We made it Pecos, Texas, so weren't looking at a long drive yesterday and took our time in the morning. I did my yoga, worked on my blog and we practically ran to breakfast because it was so cold and neither of us were dressed to handle it.
While eating a sub-par breakfast, I got to thinking about something I had just written in my blog. About how this cross-country drive was becoming like a commute. How it wasn't feeling like an adventure but a chore.
We had planned to veer off our course and go hike/trail run in Guadalupe Mountains National Park where we had reached one of our most memorable high points.
Then I looked at the map. Due south of us was Bend National Park. It was out of the way, but didn't look that much more out of the way than Guadalupe. What would Pecos Bill do?
So south we rode, I mean drove.
I have been fascinated with borders ever since reading T.H. White's, The Once and Future King. In that book Merlin turns a young King Arthur into all manner of creatures to further his education, one of them being a hawk who flies over the kingdom and yet sees no borders, even though fights over these borders were what was tearing his land apart.
They are completely artificial man-made constructs and yet determine practically everything in our lives.
The Rio Grande acts as the US-Mexican border for more than 1000 miles.
Where Skye first saw the Rio Grand, in El Paso, it was encased in cement and high electric fencing.
Down in Big Bend, which gets its name from the sharp, almost u-turn the river takes, it flows unencumbered by human manipulation. In this picture, Mexico is on the left of the waterway and the United States is to the right.
After we finished our hike we looked at the sign at the trail head to realize what the interesting potholes in the rocks actually were; ancient prehistoric mortar holes that nomadic people from long ago used to grind seeds, roots and mesquite beans.
We'd seen such things before, but its always fascinating to stumble upon them.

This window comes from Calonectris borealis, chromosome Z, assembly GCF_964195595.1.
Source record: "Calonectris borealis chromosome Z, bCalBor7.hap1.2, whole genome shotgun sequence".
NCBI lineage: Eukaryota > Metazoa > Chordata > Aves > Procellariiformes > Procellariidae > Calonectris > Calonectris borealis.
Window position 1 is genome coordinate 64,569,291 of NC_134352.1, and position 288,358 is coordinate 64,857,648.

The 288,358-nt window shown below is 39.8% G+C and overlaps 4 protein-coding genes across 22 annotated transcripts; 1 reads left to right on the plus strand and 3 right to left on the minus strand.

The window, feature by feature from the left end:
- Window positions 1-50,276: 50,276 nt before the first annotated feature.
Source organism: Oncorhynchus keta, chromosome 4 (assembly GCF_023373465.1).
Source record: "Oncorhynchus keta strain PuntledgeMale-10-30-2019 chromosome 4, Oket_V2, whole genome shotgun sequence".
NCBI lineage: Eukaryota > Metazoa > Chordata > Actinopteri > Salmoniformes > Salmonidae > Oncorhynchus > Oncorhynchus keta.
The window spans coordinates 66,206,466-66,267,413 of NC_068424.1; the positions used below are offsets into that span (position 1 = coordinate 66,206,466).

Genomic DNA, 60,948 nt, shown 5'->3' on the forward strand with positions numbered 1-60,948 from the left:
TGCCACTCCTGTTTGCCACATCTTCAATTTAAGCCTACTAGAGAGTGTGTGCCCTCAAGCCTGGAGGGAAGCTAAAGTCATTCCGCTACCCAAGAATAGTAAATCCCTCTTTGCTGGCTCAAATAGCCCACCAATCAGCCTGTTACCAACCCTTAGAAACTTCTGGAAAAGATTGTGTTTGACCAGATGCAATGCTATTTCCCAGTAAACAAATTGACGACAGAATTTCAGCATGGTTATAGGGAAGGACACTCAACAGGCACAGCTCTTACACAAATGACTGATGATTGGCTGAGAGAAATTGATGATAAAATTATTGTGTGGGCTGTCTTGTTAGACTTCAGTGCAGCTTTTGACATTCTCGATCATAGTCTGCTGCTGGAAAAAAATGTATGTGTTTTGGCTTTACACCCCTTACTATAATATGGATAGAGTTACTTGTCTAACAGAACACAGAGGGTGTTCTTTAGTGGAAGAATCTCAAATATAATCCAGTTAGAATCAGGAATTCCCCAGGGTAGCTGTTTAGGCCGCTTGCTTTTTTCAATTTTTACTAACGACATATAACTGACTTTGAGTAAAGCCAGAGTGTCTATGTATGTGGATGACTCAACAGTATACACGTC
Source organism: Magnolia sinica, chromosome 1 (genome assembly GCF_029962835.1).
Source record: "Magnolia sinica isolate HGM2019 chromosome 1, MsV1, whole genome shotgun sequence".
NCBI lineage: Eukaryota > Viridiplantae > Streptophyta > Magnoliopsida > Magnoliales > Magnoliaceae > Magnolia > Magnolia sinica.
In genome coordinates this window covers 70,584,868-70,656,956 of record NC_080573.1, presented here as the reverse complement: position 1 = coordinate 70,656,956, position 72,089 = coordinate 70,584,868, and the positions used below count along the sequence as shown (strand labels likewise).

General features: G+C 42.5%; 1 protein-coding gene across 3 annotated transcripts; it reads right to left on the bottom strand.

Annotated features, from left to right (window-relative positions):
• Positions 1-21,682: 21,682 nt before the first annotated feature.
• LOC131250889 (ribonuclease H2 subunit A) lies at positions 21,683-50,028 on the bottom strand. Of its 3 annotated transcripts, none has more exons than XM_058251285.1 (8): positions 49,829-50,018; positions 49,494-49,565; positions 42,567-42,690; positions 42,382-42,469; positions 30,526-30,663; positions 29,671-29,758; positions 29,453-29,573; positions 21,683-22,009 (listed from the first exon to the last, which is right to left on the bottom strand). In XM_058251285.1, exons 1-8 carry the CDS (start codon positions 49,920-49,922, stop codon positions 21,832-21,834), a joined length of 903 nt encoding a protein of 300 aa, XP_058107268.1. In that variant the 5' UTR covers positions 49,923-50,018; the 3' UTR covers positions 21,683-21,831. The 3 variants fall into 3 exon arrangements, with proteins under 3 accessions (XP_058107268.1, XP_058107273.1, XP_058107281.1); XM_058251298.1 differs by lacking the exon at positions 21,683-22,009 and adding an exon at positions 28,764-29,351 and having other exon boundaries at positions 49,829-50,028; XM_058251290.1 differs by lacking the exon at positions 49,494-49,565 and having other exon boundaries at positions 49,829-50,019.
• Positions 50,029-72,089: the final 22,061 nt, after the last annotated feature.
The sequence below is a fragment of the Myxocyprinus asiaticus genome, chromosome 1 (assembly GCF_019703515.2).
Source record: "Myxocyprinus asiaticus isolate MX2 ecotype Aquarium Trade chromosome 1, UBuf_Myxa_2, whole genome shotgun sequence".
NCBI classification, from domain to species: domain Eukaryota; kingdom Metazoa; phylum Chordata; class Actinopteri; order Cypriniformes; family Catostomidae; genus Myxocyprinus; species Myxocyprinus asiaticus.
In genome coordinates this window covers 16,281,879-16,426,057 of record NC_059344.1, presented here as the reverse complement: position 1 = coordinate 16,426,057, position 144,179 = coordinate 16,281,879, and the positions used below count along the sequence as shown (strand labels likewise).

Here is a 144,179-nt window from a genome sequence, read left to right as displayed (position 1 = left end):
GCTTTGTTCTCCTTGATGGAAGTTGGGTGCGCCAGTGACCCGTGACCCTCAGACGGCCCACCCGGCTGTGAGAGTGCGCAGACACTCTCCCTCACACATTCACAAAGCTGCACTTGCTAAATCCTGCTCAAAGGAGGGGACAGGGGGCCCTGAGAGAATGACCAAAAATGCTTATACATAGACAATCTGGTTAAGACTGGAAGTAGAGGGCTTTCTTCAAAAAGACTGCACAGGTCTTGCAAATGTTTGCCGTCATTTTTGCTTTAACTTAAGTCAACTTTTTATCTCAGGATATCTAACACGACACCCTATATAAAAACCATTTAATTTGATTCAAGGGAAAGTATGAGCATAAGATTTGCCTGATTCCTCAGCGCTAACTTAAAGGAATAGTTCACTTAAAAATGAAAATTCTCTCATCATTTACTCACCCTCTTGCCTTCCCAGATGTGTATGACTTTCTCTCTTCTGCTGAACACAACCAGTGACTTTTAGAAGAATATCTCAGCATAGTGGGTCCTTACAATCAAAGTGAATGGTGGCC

Yet the mortar holes as cool as they were didn't compare to the excitement and thrill got out of learning how to skip stones.
Such a simple past-time that took me back when I skipped pebbles with my grandfather as well as my day and brother.
"Dad, did you see that one, 5 skips. I've got to find the perfect rock. Something smooth and thin, something just right."
This sign welcomed us to where we had planned on going for a quick trail run, which quickly became a hike because I was nervous to go to far ahead of Skye.
I tried to imagine what sort of illegal contraband these Mexican Nationals would be peddling.
Drugs, guns, people, my mind was racing with the possibilites and I was getting concerned that I might be putting us in undue harms way.
When we pulled up to our first vista look out point, I was a rock with a little blanket atop it and some trinkets and such.
At first I thought it was some sort of shrine, but when we approached, we realized they were handmade souvenirs left by the aforementioned Mexican Nationals, relying on an honor system of donations.
This was the illicit commerce that the sign was warning against. When I finally read the park's guide packet it goes into great detail and stresses how wrong it is to buy these things and the severe consequences that might suffer if you did.
As we often do, with mixed results, we went to the visitor's center on the way out.
There were multiple signs warning about recent mountain lion encounters, urging people not to jog.
One more reason I didn't even know about as to support our decision to hike not trail run.
But one doesn't have the luxury of 20/20 hindsight in life. I have been curious about Bend National Park for years.
And now I have a better idea of what it is. Do I plan to go back anytime soon?
Might I go back?
We had the time to explore. We didn't make it to our friends in El Paso, but we will today.
We encountered snow falling, something Skye has been looking forward to for months.
I'd rather have tried something and been disappointed than not and left to wonder, what if?